Geovation has launched a national challenge, to award £5000 to find a sustainable solution in tackling coastal pollution

Human activities on land are the biggest sources of marine pollution – an estimated 8 million tonnes of plastic waste enter the world’s oceans each year.

Floods and other weather events then move the waste into the sea, where it is carried away by currents and diffuses, accumulating on the coastline and in estuaries which affect the wildlife and local residents in those areas.

Some common pollution sources involve solid waste dumped along coastlines, scattered litter on beaches, and pieces of broken-down ships. Additionally, major sea-based sources of marine pollution include discarded fishing gear, shipping activities, and legal and illegal dumping.

Britain’s coasts face numerous risks

Aiming to find a sustainable and enduring solution to diffuse coastal pollution, Geovation – Ordnance Survey’s open innovation network hub – is launching an environmental challenge with the UK Hydrographic Office (UKHO), for a prize of up to £5,000 for the winners.

With a coastline of 20,000 miles, including its islands, most of the population of Britain live within 100 miles of the coastline. This highlights the large threat coastal pollution poses to British residents, as coastal pollution is likely to affect us all in some way.

Coastlines are not only at risk from climate change induced risks such as extreme storms, coastal erosion, and sea level rise, but also from a multitude of diffuse pollution sources that can affect the water quality and pollute our coastal areas. All of these have negative impacts on the surrounding ecosystem also, threatening wildlife as well as human health.

Diffuse pollution is the release of potential pollutants

Diffuse pollution often looks like less of a threat when isolated, but collectively can be very damaging to the environment due to the release of potential pollutants. Rainfall and land management can cause diffuse coastal pollution as a direct result of agricultural, urban, and marine pollution sources.

Additionally, diffuse coastal pollution can be caused by agricultural run-off when pesticides and chemicals are spread from farming land into rivers, streams and ponds, as with urban areas due to poorly plumbed drainage systems, untreated wastewater, septic tanks, and flooding from sewers.

Therefore, the challenge posed by Geovation aims to address diffuse pollution issues on the coastline, looking at sustainable solutions to improve water quality, and efficiency.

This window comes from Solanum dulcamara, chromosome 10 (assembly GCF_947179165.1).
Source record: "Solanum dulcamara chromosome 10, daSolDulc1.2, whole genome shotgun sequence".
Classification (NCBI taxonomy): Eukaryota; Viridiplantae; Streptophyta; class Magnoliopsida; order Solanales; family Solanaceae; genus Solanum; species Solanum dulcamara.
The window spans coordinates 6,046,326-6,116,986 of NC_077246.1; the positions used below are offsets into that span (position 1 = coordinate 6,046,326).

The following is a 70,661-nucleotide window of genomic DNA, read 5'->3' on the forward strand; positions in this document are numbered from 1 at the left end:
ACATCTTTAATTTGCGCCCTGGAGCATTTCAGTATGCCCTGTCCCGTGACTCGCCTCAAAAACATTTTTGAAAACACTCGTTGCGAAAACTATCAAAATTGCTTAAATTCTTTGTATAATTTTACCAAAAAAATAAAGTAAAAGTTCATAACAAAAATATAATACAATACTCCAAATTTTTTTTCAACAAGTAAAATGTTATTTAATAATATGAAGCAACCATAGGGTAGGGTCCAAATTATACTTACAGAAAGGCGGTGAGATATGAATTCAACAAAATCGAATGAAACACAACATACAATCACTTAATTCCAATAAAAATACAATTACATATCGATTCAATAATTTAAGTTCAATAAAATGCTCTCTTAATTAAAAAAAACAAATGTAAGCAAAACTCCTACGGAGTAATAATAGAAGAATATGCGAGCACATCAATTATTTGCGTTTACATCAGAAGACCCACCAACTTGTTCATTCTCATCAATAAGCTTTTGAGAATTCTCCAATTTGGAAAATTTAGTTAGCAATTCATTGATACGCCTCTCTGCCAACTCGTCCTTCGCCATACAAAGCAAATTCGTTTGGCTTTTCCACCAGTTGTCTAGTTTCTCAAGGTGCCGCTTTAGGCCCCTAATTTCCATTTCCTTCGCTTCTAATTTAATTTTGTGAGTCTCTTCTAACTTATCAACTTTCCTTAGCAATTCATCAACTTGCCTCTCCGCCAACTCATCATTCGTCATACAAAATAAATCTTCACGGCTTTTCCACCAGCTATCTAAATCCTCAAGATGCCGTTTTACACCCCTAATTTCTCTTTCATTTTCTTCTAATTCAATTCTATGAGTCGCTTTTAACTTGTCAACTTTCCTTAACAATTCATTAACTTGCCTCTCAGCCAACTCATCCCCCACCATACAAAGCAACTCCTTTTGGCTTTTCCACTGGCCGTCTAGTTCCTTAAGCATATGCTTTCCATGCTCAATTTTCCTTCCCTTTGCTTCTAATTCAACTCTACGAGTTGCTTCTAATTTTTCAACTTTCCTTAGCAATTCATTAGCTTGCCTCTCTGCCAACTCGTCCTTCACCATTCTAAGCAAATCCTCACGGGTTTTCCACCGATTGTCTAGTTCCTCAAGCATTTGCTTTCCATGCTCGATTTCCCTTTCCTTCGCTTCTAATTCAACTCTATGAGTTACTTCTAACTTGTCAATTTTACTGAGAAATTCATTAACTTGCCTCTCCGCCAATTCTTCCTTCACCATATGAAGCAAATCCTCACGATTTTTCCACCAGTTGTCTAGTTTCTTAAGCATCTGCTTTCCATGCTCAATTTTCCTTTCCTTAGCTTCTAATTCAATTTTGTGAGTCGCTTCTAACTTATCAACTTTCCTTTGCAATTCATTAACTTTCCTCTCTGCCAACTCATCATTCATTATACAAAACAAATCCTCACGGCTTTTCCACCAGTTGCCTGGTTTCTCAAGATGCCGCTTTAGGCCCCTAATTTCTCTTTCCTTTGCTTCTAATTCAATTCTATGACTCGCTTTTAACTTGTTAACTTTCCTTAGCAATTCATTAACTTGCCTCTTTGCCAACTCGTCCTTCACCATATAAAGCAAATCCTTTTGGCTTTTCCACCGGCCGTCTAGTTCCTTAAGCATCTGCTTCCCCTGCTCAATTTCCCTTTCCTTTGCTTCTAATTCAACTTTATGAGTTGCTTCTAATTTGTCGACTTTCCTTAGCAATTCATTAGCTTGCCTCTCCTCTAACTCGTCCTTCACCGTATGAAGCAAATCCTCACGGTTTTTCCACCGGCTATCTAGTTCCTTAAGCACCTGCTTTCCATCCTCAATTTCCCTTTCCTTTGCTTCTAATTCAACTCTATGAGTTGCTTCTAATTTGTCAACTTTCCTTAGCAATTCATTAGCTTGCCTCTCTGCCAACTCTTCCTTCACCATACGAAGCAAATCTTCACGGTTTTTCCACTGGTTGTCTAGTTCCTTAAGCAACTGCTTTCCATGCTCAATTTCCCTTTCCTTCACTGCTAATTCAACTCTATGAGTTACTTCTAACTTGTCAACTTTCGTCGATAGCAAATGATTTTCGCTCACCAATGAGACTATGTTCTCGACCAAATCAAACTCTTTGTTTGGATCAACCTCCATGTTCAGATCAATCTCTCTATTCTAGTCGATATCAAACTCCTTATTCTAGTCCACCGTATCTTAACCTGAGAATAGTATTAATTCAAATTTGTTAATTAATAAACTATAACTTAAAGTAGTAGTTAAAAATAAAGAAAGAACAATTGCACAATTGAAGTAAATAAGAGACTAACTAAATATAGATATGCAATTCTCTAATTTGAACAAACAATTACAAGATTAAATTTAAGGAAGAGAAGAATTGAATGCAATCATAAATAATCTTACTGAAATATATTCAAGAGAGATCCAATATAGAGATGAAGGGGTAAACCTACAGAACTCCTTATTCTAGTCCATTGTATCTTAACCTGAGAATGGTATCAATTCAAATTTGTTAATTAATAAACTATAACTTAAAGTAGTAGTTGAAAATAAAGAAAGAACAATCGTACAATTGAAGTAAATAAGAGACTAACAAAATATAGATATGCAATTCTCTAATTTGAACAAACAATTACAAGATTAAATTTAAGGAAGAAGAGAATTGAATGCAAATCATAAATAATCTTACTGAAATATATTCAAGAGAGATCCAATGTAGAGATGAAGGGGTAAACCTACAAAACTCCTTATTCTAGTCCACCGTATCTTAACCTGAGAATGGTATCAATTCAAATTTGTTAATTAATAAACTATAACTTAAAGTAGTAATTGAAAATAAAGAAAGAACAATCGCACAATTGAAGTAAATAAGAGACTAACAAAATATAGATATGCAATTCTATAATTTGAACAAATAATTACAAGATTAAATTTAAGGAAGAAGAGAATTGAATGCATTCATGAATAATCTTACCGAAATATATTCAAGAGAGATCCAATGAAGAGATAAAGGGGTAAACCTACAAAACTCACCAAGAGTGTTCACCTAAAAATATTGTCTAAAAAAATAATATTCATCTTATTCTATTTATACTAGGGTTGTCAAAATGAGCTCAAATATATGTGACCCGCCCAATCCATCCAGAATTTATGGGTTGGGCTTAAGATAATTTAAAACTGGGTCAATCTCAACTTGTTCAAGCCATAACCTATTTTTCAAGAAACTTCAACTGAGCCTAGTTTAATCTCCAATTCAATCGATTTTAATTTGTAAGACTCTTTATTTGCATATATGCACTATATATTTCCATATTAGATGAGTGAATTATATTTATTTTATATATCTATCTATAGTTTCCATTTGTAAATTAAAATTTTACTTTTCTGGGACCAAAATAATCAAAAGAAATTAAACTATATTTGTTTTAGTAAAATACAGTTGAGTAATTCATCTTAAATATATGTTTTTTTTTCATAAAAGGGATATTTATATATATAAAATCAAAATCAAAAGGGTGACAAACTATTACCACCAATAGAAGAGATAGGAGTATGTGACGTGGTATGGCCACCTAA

Adapting from the unsustainable agriculture habits and improving current water and sewage infrastructure, this project seeks to also improve beach cleanliness and wildlife conservation, as a direct result of pollution from humans and animals.

Inspiring sustainable movements across the country

Geovation, working with innovators and start-ups, provides access to real-time data. For this challenge, successful applicants will have access to data from Ordnance Survey including terrain, buildings, water networks, addressing and the OS Data Hub, the most comprehensive and accurate view of GB’s landscapes.

This is to be additionally supported by data from the UK Hydrographic Office, the Met Office and the British Geological Survey, helping to identify and find viable solutions to protect coastlines.

Geovation has previously supported over 130 other start-ups, raising more than £116 million in funding and create over 1700 jobs. One of these sustainably focussed start-ups can be seen with Refill – an organisation that helps people find places to eat, drink and shop with less waste – and Paua – another company which aim to simplify electric vehicle charging and enable more people to drive EVs.

“Supporting participants with our world-leading marine data sets and expertise”

Carly Morris, Head of Geovation, said: “The coastal challenge is a great way to inspire and drive collaboration using geospatial, maritime and meteorological data so that innovators, with the support from our Geovation community, can devise sustainable solutions in order to tackle critical environmental issues.

“The environmental impact of diffuse pollution is ever more apparent in the UK and we hope that through the challenge we can get closer to finding sustainable solutions that can deliver change and make a positive impact on the future of our coasts.”

Mark Casey, Head of Research, Design and Innovation at the UK Hydrographic Office, added: “We’re proud to launch this challenge with our partners at Geovation. Diffuse coastal pollution is a hugely challenging issue for marine ecosystems, so it’s vital that we find sustainable and long-term solutions.

“Collaboration and partnerships are some of the best ways to generate real change and to find inventive and novel solutions to challenges in the marine environment, and that’s why we are pleased to support participants with our world-leading marine data sets and expertise.”


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